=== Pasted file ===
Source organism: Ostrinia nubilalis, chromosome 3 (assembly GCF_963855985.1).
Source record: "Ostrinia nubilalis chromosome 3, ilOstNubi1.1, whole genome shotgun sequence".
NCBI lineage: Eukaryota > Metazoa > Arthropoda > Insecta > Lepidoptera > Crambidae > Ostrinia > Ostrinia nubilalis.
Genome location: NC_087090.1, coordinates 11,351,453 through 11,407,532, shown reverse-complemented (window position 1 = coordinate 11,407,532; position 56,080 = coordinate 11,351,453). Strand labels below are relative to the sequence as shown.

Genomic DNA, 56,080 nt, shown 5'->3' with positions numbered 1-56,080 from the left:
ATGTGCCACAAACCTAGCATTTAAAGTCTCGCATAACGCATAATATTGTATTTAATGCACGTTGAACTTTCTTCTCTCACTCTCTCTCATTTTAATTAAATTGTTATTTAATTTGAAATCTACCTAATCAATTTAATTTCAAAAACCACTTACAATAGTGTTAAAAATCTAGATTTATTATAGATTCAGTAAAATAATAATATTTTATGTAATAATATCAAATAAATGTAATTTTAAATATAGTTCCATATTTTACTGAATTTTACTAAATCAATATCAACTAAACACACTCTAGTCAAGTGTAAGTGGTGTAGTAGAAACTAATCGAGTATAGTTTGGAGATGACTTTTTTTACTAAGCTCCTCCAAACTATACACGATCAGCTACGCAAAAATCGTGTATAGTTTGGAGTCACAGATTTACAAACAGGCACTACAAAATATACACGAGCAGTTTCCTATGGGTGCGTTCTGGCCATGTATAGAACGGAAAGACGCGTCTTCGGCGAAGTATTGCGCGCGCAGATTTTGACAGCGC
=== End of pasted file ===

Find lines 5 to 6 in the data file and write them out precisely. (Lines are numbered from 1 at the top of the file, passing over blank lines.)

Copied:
Genomic DNA, 56,080 nt, shown 5'->3' with positions numbered 1-56,080 from the left:
ATGTGCCACAAACCTAGCATTTAAAGTCTCGCATAACGCATAATATTGTATTTAATGCACGTTGAACTTTCTTCTCTCACTCTCTCTCATTTTAATTAAATTGTTATTTAATTTGAAATCTACCTAATCAATTTAATTTCAAAAACCACTTACAATAGTGTTAAAAATCTAGATTTATTATAGATTCAGTAAAATAATAATATTTTATGTAATAATATCAAATAAATGTAATTTTAAATATAGTTCCATATTTTACTGAATTTTACTAAATCAATATCAACTAAACACACTCTAGTCAAGTGTAAGTGGTGTAGTAGAAACTAATCGAGTATAGTTTGGAGATGACTTTTTTTACTAAGCTCCTCCAAACTATACACGATCAGCTACGCAAAAATCGTGTATAGTTTGGAGTCACAGATTTACAAACAGGCACTACAAAATATACACGAGCAGTTTCCTATGGGTGCGTTCTGGCCATGTATAGAACGGAAAGACGCGTCTTCGGCGAAGTATTGCGCGCGCAGATTTTGACAGCGC